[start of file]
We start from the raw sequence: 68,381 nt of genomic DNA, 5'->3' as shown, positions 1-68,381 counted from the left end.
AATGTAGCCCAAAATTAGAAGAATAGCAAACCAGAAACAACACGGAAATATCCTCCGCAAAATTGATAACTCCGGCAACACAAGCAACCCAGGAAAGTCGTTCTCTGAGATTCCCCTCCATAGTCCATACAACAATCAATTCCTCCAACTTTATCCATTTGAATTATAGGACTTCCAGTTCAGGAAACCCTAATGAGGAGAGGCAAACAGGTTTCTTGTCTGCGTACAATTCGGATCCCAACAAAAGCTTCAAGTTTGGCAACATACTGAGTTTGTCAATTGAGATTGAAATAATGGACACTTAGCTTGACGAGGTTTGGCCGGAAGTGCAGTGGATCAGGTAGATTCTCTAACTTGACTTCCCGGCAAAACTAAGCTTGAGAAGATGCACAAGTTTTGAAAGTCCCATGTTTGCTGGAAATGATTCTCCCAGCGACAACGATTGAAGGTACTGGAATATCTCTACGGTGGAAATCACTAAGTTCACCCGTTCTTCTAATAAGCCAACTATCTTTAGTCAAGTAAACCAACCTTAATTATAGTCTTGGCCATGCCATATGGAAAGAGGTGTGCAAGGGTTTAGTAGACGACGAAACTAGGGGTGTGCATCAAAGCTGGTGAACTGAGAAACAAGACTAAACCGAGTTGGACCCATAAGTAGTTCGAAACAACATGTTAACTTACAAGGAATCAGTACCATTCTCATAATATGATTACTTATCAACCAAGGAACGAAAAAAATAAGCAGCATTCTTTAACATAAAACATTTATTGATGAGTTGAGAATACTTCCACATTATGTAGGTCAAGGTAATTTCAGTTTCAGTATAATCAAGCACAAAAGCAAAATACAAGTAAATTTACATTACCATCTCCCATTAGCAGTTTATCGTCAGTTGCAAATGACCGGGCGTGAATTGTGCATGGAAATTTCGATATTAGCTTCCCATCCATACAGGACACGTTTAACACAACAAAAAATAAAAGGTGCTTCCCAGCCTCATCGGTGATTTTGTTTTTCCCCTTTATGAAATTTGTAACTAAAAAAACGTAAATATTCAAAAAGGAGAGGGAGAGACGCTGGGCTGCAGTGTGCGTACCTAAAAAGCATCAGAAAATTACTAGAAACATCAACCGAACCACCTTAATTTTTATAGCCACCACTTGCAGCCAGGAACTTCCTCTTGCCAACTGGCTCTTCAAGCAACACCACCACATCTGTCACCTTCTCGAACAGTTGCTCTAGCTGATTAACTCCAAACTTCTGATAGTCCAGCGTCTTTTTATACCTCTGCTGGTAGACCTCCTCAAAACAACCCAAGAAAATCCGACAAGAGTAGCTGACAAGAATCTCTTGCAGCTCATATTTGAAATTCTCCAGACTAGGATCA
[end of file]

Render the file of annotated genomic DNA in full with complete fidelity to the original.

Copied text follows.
We start from the raw sequence: 68,381 nt of genomic DNA, 5'->3' as shown, positions 1-68,381 counted from the left end.
AATGTAGCCCAAAATTAGAAGAATAGCAAACCAGAAACAACACGGAAATATCCTCCGCAAAATTGATAACTCCGGCAACACAAGCAACCCAGGAAAGTCGTTCTCTGAGATTCCCCTCCATAGTCCATACAACAATCAATTCCTCCAACTTTATCCATTTGAATTATAGGACTTCCAGTTCAGGAAACCCTAATGAGGAGAGGCAAACAGGTTTCTTGTCTGCGTACAATTCGGATCCCAACAAAAGCTTCAAGTTTGGCAACATACTGAGTTTGTCAATTGAGATTGAAATAATGGACACTTAGCTTGACGAGGTTTGGCCGGAAGTGCAGTGGATCAGGTAGATTCTCTAACTTGACTTCCCGGCAAAACTAAGCTTGAGAAGATGCACAAGTTTTGAAAGTCCCATGTTTGCTGGAAATGATTCTCCCAGCGACAACGATTGAAGGTACTGGAATATCTCTACGGTGGAAATCACTAAGTTCACCCGTTCTTCTAATAAGCCAACTATCTTTAGTCAAGTAAACCAACCTTAATTATAGTCTTGGCCATGCCATATGGAAAGAGGTGTGCAAGGGTTTAGTAGACGACGAAACTAGGGGTGTGCATCAAAGCTGGTGAACTGAGAAACAAGACTAAACCGAGTTGGACCCATAAGTAGTTCGAAACAACATGTTAACTTACAAGGAATCAGTACCATTCTCATAATATGATTACTTATCAACCAAGGAACGAAAAAAATAAGCAGCATTCTTTAACATAAAACATTTATTGATGAGTTGAGAATACTTCCACATTATGTAGGTCAAGGTAATTTCAGTTTCAGTATAATCAAGCACAAAAGCAAAATACAAGTAAATTTACATTACCATCTCCCATTAGCAGTTTATCGTCAGTTGCAAATGACCGGGCGTGAATTGTGCATGGAAATTTCGATATTAGCTTCCCATCCATACAGGACACGTTTAACACAACAAAAAATAAAAGGTGCTTCCCAGCCTCATCGGTGATTTTGTTTTTCCCCTTTATGAAATTTGTAACTAAAAAAACGTAAATATTCAAAAAGGAGAGGGAGAGACGCTGGGCTGCAGTGTGCGTACCTAAAAAGCATCAGAAAATTACTAGAAACATCAACCGAACCACCTTAATTTTTATAGCCACCACTTGCAGCCAGGAACTTCCTCTTGCCAACTGGCTCTTCAAGCAACACCACCACATCTGTCACCTTCTCGAACAGTTGCTCTAGCTGATTAACTCCAAACTTCTGATAGTCCAGCGTCTTTTTATACCTCTGCTGGTAGACCTCCTCAAAACAACCCAAGAAAATCCGACAAGAGTAGCTGACAAGAATCTCTTGCAGCTCATATTTGAAATTCTCCAGACTAGGATCA